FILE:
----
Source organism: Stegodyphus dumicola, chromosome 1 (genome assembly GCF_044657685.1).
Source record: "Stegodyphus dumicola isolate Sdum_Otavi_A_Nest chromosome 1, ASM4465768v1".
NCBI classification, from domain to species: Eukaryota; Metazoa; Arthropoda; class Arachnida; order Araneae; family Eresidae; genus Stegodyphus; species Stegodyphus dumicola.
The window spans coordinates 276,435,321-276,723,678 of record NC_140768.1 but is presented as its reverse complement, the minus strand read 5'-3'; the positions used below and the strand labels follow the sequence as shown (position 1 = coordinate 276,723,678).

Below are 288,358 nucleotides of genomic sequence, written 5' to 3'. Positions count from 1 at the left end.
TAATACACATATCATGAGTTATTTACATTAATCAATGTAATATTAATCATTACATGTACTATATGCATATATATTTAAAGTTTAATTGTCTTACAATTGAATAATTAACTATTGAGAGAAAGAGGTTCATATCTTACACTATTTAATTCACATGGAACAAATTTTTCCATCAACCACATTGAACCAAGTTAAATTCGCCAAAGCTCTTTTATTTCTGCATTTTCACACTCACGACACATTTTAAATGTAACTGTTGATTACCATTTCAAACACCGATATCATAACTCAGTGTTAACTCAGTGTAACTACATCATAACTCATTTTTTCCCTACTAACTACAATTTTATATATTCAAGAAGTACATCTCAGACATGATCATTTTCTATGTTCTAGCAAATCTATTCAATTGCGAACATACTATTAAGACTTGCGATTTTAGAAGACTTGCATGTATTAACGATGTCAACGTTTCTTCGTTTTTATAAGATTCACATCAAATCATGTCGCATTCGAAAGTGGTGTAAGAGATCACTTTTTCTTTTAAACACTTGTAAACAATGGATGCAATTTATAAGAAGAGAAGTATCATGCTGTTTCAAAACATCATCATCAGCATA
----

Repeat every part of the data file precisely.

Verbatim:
Source organism: Stegodyphus dumicola, chromosome 1 (genome assembly GCF_044657685.1).
Source record: "Stegodyphus dumicola isolate Sdum_Otavi_A_Nest chromosome 1, ASM4465768v1".
NCBI classification, from domain to species: Eukaryota; Metazoa; Arthropoda; class Arachnida; order Araneae; family Eresidae; genus Stegodyphus; species Stegodyphus dumicola.
The window spans coordinates 276,435,321-276,723,678 of record NC_140768.1 but is presented as its reverse complement, the minus strand read 5'-3'; the positions used below and the strand labels follow the sequence as shown (position 1 = coordinate 276,723,678).

Below are 288,358 nucleotides of genomic sequence, written 5' to 3'. Positions count from 1 at the left end.
TAATACACATATCATGAGTTATTTACATTAATCAATGTAATATTAATCATTACATGTACTATATGCATATATATTTAAAGTTTAATTGTCTTACAATTGAATAATTAACTATTGAGAGAAAGAGGTTCATATCTTACACTATTTAATTCACATGGAACAAATTTTTCCATCAACCACATTGAACCAAGTTAAATTCGCCAAAGCTCTTTTATTTCTGCATTTTCACACTCACGACACATTTTAAATGTAACTGTTGATTACCATTTCAAACACCGATATCATAACTCAGTGTTAACTCAGTGTAACTACATCATAACTCATTTTTTCCCTACTAACTACAATTTTATATATTCAAGAAGTACATCTCAGACATGATCATTTTCTATGTTCTAGCAAATCTATTCAATTGCGAACATACTATTAAGACTTGCGATTTTAGAAGACTTGCATGTATTAACGATGTCAACGTTTCTTCGTTTTTATAAGATTCACATCAAATCATGTCGCATTCGAAAGTGGTGTAAGAGATCACTTTTTCTTTTAAACACTTGTAAACAATGGATGCAATTTATAAGAAGAGAAGTATCATGCTGTTTCAAAACATCATCATCAGCATA